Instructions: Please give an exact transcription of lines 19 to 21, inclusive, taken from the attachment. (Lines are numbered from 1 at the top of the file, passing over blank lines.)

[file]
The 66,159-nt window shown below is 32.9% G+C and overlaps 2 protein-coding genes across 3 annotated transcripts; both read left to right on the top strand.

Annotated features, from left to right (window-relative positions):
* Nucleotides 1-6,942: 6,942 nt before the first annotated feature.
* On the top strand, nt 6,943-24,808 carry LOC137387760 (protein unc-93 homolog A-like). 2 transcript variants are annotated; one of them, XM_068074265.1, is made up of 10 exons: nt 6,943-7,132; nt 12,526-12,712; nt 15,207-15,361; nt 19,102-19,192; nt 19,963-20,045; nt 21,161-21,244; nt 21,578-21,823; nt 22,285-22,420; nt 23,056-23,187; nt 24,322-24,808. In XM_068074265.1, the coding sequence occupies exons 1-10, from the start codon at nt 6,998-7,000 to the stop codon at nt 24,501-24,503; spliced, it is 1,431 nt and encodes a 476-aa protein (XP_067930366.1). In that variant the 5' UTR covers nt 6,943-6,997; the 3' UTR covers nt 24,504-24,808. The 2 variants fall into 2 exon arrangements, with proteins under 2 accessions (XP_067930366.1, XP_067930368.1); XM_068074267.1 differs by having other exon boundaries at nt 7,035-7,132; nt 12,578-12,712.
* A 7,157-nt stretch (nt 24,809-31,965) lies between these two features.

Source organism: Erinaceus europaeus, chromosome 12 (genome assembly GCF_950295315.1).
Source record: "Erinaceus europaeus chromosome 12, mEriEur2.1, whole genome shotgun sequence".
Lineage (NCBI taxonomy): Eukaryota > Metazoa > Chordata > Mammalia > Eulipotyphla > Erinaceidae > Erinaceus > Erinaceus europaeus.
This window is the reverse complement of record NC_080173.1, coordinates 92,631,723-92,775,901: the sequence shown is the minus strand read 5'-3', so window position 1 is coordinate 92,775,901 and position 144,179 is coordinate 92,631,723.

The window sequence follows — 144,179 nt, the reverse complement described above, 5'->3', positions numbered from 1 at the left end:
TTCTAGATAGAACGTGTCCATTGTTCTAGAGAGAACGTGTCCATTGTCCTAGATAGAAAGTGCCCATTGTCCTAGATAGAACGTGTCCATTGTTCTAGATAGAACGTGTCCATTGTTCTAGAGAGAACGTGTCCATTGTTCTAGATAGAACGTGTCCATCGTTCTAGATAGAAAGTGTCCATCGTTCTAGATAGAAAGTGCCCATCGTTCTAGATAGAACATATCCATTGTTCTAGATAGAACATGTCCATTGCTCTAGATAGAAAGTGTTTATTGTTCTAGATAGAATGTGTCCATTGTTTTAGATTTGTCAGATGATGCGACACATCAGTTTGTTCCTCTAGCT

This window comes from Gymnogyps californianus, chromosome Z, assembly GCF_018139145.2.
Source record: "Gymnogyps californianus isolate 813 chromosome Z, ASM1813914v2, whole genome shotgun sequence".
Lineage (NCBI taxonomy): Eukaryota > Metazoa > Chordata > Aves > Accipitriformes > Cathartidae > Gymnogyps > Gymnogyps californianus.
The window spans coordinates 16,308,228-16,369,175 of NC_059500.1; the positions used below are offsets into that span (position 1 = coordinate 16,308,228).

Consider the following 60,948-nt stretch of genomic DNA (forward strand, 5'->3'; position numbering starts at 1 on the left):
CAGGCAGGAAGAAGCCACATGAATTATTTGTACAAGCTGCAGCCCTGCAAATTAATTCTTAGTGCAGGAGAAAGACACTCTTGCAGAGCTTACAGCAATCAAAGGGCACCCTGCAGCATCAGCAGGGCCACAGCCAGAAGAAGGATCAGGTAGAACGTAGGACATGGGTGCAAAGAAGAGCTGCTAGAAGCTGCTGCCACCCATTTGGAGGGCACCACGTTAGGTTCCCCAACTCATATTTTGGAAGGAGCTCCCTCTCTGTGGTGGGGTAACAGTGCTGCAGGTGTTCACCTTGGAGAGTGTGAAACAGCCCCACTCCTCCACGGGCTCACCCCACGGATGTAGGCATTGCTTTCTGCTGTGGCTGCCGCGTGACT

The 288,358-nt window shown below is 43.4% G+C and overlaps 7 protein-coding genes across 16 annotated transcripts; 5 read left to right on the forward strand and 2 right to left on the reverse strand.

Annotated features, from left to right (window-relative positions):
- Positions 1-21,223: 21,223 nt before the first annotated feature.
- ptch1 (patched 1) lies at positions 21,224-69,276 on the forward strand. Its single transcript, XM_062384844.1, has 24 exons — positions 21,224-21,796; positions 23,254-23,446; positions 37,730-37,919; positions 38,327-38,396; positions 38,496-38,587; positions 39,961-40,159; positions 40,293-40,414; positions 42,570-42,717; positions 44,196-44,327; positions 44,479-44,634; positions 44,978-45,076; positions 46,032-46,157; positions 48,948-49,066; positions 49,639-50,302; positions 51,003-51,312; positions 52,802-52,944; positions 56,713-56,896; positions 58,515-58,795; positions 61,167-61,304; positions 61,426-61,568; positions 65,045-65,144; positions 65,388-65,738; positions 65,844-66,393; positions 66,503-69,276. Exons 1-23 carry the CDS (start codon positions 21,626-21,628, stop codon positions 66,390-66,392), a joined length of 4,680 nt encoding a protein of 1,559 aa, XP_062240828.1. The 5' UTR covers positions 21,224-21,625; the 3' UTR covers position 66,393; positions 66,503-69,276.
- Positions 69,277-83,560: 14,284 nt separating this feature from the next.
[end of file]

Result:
Annotated features, from left to right (window-relative positions):
- Positions 1-21,223: 21,223 nt before the first annotated feature.
- ptch1 (patched 1) lies at positions 21,224-69,276 on the forward strand. Its single transcript, XM_062384844.1, has 24 exons — positions 21,224-21,796; positions 23,254-23,446; positions 37,730-37,919; positions 38,327-38,396; positions 38,496-38,587; positions 39,961-40,159; positions 40,293-40,414; positions 42,570-42,717; positions 44,196-44,327; positions 44,479-44,634; positions 44,978-45,076; positions 46,032-46,157; positions 48,948-49,066; positions 49,639-50,302; positions 51,003-51,312; positions 52,802-52,944; positions 56,713-56,896; positions 58,515-58,795; positions 61,167-61,304; positions 61,426-61,568; positions 65,045-65,144; positions 65,388-65,738; positions 65,844-66,393; positions 66,503-69,276. Exons 1-23 carry the CDS (start codon positions 21,626-21,628, stop codon positions 66,390-66,392), a joined length of 4,680 nt encoding a protein of 1,559 aa, XP_062240828.1. The 5' UTR covers positions 21,224-21,625; the 3' UTR covers position 66,393; positions 66,503-69,276.